Commentary by Fr Donagh O’Shea OP, www.goodnews.ie
In the fifteenth year of the reign of Emperor Tiberius, when Pontius Pilate was governor of Judea, and Herod was ruler of Galilee, and his brother Philip ruler of the region of Ituraea and Trachonitis, and Lysanias ruler of Abilene, during the high priesthood of Annas and Caiaphas, the word of God came to John son of Zechariah in the wilderness. He went into all the region around the Jordan, proclaiming a baptism of repentance for the forgiveness of sins, as it is written in the book of the words of the prophet Isaiah,
“The voice of one crying out in the wilderness:
‘Prepare the way of the Lord, make his paths straight.
Every valley shall be filled,
and every mountain and hill shall be made low,
and the crooked shall be made straight,
and the rough ways made smooth;
and all flesh shall see the salvation of God.'”
“From shadows and symbols to the truth,” (ex umbris et imaginibus in veritatem): This was the personal motto of John Henry Newman (1801-1890). Since ancient times Christian writers have used this expression, and others like it, to place Jesus in relation to the prophets who went before him. In him there is a coming out into the light after the long night of darkness and half-light; he is “the loving-kindness of the heart of our God who visits us like the dawn from on high” (Lk 1:78).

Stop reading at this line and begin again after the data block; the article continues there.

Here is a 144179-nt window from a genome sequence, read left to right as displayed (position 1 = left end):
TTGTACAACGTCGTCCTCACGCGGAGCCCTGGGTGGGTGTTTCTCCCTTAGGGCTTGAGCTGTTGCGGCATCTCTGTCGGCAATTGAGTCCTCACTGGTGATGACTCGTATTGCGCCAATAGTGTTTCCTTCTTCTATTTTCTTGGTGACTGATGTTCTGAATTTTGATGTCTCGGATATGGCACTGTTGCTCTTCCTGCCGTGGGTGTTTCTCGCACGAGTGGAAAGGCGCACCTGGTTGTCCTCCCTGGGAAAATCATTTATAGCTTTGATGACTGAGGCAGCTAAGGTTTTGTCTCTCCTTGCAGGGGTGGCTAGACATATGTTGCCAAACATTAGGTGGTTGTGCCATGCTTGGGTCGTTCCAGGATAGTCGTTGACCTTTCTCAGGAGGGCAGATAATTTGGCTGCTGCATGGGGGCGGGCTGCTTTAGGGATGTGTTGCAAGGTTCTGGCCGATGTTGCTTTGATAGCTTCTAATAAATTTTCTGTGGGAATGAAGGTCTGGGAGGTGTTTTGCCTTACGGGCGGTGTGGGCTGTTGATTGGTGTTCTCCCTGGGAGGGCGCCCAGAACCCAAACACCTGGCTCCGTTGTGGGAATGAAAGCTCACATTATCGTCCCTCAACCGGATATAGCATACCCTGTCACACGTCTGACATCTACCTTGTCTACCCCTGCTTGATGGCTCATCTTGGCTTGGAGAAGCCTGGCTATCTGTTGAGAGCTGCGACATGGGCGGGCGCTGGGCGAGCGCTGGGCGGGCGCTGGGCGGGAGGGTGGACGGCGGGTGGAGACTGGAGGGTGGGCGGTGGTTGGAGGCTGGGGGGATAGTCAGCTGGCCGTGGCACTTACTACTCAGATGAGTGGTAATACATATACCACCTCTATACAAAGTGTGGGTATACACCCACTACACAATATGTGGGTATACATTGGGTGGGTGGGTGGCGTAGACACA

But the coming of this Light is a more precise event than dawn. The birth of Jesus, though we may not know its precise hour or date or even its year, is an historical event, and so it is precise in principle. Luke seems insistent on pinning it down, in the cumbersome way that people dated events in the ancient world: “In the fifteenth year of the reign of Emperor Tiberius, when Pontius Pilate was governor of Judea, and Herod was ruler of Galilee, etc.” This insistence on real history sets our faith in contrast with some other profound faiths. In the Rig-Veda, for example, you read:
Like a youthful maiden,
Dawn shines brightly forth,
Stirring to motion every living creature.
Divine Fire was kindled for human use;
Dawn created light, driving away the dark.
John’s gospel says, “The true light, which enlightens everyone, was coming into the world” (1:9), but it is Luke’s gospel in particular that paints in the humble details of Christ’s birth. And it is Luke’s gospel that we are reading on the Sundays of Advent this year.
Light can be contemplated for itself, but its practical purpose is to illuminate a path. Ultimately it is “to give light to those who sit in darkness and in the shadow of death, to guide our feet into the way of peace.” (Lk 1:79). As members of Christ’s body, the Church, we are living through a time of great crisis. The road ahead often looks dark and frightening. We don’t know what it will be like in another generation, or even in another decade. We need light, which gives us courage to move in dark times. Many seem discouraged. But that light is guaranteed. Christ promised to be always with us. “I will not leave you orphaned” (Jn 14:18). He did not promise that everything would be clear and easy. Fr Timothy Radcliffe OP often notes that the Church was born in crisis (the death of Jesus was a shocking crisis for the disciples); from the earliest times it has known one crisis after another; so in living with crisis, he says, “we are being faithful to tradition!”
We use the expression “losing one’s faith”. It would be good if we realised that losing one’s hope is just as serious a matter as losing one’s faith and losing one’s love.